Should You Hire a Vet?

The upside and downside of hiring a veteran

By Joyce Gioia CEO, Employer of Choice International, Inc. | March 24, 2013

Hundreds of thousands of young men and women were engaged in the wars in Afghanistan and Iraq. Those wars are now over; they served our country well and now they are back from the “Sand Box”. These talented young people are now ready, willing, and able to return to work. However many of these 20- and 30-somethings are finding it impossible to find work.

With persistently high unemployment in the United States, these talented young people are too often being overlooked by the hospitality industry, when they actually will make excellent employees. In this article, we'll discuss the advantages of hiring these veterans as well as some of the disadvantages, so that you may choose for yourself.

Highly educated and tech-oriented

Active Duty Military Personnel and Armed Forces Veterans are among the best-trained candidates in the job market. Over 95 percent have high school diplomas. Over 35 percent have attended college. Almost 25 percent have college degrees. Most have received hundreds of hours of specialized management, professional or technical training from the world's largest and most comprehensive training system, the United States Military. Many have received professional or technical training and experience that would cost your parent company thousands of dollars to provide.

Today's modern military is a high technology, computer-based organization. Most military occupations require the ability to use and understand computer systems. Many military occupations require knowledge of state-of-the-art computer technology and systems. Over 90 percent of all military personnel use computers either at work or at home; over 70 percent have experience with desktop computers; and over 50 percent have experience with Local Area Networks. As if that weren't enough, almost 20 percent have experience with mainframe computers.

With a strong emphasis on technology, today's military veteran has been trained in nearly every occupation imaginable. Most of the military training schools that teach technology, leadership, sales, management, and operations are better than those available to civilians, because they know that human lives depend on their mastery.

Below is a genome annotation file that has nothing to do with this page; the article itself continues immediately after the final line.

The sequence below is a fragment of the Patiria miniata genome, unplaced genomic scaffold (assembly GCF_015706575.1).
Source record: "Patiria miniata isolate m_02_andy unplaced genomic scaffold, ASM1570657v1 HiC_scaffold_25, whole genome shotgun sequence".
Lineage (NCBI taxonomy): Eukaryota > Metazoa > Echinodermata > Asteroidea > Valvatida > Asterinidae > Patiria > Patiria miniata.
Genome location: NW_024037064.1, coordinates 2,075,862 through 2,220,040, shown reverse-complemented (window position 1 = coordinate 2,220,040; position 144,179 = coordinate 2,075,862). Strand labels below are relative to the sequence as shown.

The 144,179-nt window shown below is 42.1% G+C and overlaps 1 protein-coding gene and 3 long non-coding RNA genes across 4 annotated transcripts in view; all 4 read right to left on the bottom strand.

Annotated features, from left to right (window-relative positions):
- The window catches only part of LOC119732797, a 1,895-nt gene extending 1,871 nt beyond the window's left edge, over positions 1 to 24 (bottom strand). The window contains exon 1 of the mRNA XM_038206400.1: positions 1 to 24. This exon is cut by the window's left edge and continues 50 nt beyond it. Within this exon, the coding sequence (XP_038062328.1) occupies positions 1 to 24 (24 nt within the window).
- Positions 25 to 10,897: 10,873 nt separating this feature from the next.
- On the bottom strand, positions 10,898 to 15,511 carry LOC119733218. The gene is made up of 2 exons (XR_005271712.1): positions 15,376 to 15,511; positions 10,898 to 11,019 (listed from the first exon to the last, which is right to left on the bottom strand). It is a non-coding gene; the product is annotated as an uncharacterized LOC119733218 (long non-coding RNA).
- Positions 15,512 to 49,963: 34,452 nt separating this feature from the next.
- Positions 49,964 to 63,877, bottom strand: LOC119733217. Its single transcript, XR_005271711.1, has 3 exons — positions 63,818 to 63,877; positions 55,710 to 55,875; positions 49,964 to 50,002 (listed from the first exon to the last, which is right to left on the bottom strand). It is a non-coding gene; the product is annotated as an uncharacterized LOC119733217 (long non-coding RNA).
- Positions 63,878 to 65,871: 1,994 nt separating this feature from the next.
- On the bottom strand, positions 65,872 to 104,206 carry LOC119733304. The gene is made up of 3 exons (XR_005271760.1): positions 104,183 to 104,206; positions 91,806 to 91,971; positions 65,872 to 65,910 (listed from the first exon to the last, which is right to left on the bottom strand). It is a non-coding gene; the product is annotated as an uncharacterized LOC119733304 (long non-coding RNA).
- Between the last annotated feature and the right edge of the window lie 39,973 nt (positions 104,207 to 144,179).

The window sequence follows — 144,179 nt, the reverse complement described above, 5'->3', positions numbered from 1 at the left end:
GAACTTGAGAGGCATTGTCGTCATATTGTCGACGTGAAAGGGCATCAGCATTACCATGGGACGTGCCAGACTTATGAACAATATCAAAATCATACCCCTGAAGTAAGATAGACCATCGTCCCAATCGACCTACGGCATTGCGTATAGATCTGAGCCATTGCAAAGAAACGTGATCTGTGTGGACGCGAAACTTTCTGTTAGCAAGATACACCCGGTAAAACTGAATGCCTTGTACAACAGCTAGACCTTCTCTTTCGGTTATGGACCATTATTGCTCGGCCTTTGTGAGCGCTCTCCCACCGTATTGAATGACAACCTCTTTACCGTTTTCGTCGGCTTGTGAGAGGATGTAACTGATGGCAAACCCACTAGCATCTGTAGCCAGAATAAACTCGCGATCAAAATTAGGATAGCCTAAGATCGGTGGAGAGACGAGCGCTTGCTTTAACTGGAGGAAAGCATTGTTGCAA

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Guest Service: Empowering People

Excellent customer service is vitally important in all businesses but it is especially important for hotels where customer service is the lifeblood of the business. Outstanding customer service is essential in creating new customers, retaining existing customers, and cultivating referrals for future customers. Employees who meet and exceed guest expectations are critical to a hotel's success, and it begins with the hiring process. It is imperative for HR personnel to screen for and hire people who inherently possess customer-friendly traits - empathy, warmth and conscientiousness - which allow them to serve guests naturally and authentically. Trait-based hiring means considering more than just a candidate's technical skills and background; it means looking for and selecting employees who naturally desire to take care of people, who derive satisfaction and pleasure from fulfilling guests' needs, and who don't consider customer service to be a chore. Without the presence of these specific traits and attributes, it is difficult for an employee to provide genuine hospitality. Once that kind of employee has been hired, it is necessary to empower them. Some forward-thinking hotels empower their employees to proactively fix customer problems without having to wait for management approval. This employee empowerment—the permission to be creative, and even having the authority to spend money on a customer's behalf - is a resourceful way to resolve guest problems quickly and efficiently. When management places their faith in an employee's good judgment, it inspires a sense of trust and provides a sense of higher purpose beyond a simple paycheck. The April issue of the Hotel Business Review will document what some leading hotels are doing to cultivate and manage guest satisfaction in their operations.